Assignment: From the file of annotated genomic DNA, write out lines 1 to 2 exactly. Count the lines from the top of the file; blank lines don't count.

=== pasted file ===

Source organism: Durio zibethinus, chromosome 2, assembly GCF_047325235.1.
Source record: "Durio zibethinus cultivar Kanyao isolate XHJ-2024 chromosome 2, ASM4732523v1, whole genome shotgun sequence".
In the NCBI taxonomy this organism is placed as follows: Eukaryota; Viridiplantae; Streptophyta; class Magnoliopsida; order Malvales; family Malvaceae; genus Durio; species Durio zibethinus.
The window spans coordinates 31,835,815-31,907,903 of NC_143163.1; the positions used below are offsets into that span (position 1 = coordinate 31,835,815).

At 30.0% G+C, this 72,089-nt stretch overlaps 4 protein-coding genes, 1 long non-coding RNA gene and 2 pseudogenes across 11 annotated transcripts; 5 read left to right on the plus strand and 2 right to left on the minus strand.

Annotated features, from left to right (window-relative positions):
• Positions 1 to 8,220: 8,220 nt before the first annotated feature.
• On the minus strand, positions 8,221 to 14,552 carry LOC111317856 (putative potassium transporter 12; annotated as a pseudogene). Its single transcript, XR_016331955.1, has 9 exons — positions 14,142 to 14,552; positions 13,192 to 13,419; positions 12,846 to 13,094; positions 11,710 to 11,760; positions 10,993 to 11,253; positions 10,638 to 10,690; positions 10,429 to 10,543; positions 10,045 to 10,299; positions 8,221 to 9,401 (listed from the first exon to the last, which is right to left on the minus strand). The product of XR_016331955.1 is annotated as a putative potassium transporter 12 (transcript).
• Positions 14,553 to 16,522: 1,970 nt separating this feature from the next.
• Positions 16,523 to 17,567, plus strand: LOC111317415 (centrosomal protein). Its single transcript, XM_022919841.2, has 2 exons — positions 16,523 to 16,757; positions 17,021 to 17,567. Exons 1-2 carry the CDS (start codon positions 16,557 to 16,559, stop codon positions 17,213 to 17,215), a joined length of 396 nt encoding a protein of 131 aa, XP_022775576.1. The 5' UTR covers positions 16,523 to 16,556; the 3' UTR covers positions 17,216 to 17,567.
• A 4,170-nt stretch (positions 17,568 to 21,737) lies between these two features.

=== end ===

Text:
Source organism: Durio zibethinus, chromosome 2, assembly GCF_047325235.1.
Source record: "Durio zibethinus cultivar Kanyao isolate XHJ-2024 chromosome 2, ASM4732523v1, whole genome shotgun sequence".